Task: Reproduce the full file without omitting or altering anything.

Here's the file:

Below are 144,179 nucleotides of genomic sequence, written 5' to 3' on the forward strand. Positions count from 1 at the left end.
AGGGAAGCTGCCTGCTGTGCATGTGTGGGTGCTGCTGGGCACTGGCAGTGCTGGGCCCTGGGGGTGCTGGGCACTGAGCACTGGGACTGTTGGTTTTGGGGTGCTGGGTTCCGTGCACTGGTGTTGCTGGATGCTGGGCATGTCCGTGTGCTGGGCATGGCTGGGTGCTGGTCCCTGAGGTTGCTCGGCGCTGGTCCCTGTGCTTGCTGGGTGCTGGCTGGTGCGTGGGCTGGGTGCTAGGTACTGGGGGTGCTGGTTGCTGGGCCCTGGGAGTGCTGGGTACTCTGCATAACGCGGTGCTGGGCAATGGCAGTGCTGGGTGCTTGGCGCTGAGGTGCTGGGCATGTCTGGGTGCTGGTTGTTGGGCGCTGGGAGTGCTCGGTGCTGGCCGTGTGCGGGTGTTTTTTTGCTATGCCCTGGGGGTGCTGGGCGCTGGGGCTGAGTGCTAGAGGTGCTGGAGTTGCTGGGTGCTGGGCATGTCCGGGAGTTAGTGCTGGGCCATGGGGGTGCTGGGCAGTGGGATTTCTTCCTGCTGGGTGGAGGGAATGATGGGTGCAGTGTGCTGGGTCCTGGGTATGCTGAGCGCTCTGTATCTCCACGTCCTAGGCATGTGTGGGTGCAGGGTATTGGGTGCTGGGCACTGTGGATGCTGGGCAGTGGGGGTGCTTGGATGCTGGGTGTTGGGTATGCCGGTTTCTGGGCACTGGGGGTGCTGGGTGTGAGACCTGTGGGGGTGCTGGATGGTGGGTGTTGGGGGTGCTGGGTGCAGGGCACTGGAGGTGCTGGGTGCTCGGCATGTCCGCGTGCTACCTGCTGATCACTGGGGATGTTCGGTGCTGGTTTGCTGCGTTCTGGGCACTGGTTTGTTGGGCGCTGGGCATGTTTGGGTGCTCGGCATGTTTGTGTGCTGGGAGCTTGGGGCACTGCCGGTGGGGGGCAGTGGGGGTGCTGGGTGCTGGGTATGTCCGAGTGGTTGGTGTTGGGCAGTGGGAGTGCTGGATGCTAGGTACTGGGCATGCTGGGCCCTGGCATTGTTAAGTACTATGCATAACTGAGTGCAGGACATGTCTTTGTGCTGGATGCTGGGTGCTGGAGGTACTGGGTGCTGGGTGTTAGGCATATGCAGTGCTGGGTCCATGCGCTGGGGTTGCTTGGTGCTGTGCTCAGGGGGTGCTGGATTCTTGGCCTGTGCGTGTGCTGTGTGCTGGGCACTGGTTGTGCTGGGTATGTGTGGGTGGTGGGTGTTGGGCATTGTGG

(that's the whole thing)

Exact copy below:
Below are 144,179 nucleotides of genomic sequence, written 5' to 3' on the forward strand. Positions count from 1 at the left end.
AGGGAAGCTGCCTGCTGTGCATGTGTGGGTGCTGCTGGGCACTGGCAGTGCTGGGCCCTGGGGGTGCTGGGCACTGAGCACTGGGACTGTTGGTTTTGGGGTGCTGGGTTCCGTGCACTGGTGTTGCTGGATGCTGGGCATGTCCGTGTGCTGGGCATGGCTGGGTGCTGGTCCCTGAGGTTGCTCGGCGCTGGTCCCTGTGCTTGCTGGGTGCTGGCTGGTGCGTGGGCTGGGTGCTAGGTACTGGGGGTGCTGGTTGCTGGGCCCTGGGAGTGCTGGGTACTCTGCATAACGCGGTGCTGGGCAATGGCAGTGCTGGGTGCTTGGCGCTGAGGTGCTGGGCATGTCTGGGTGCTGGTTGTTGGGCGCTGGGAGTGCTCGGTGCTGGCCGTGTGCGGGTGTTTTTTTGCTATGCCCTGGGGGTGCTGGGCGCTGGGGCTGAGTGCTAGAGGTGCTGGAGTTGCTGGGTGCTGGGCATGTCCGGGAGTTAGTGCTGGGCCATGGGGGTGCTGGGCAGTGGGATTTCTTCCTGCTGGGTGGAGGGAATGATGGGTGCAGTGTGCTGGGTCCTGGGTATGCTGAGCGCTCTGTATCTCCACGTCCTAGGCATGTGTGGGTGCAGGGTATTGGGTGCTGGGCACTGTGGATGCTGGGCAGTGGGGGTGCTTGGATGCTGGGTGTTGGGTATGCCGGTTTCTGGGCACTGGGGGTGCTGGGTGTGAGACCTGTGGGGGTGCTGGATGGTGGGTGTTGGGGGTGCTGGGTGCAGGGCACTGGAGGTGCTGGGTGCTCGGCATGTCCGCGTGCTACCTGCTGATCACTGGGGATGTTCGGTGCTGGTTTGCTGCGTTCTGGGCACTGGTTTGTTGGGCGCTGGGCATGTTTGGGTGCTCGGCATGTTTGTGTGCTGGGAGCTTGGGGCACTGCCGGTGGGGGGCAGTGGGGGTGCTGGGTGCTGGGTATGTCCGAGTGGTTGGTGTTGGGCAGTGGGAGTGCTGGATGCTAGGTACTGGGCATGCTGGGCCCTGGCATTGTTAAGTACTATGCATAACTGAGTGCAGGACATGTCTTTGTGCTGGATGCTGGGTGCTGGAGGTACTGGGTGCTGGGTGTTAGGCATATGCAGTGCTGGGTCCATGCGCTGGGGTTGCTTGGTGCTGTGCTCAGGGGGTGCTGGATTCTTGGCCTGTGCGTGTGCTGTGTGCTGGGCACTGGTTGTGCTGGGTATGTGTGGGTGGTGGGTGTTGGGCATTGTGG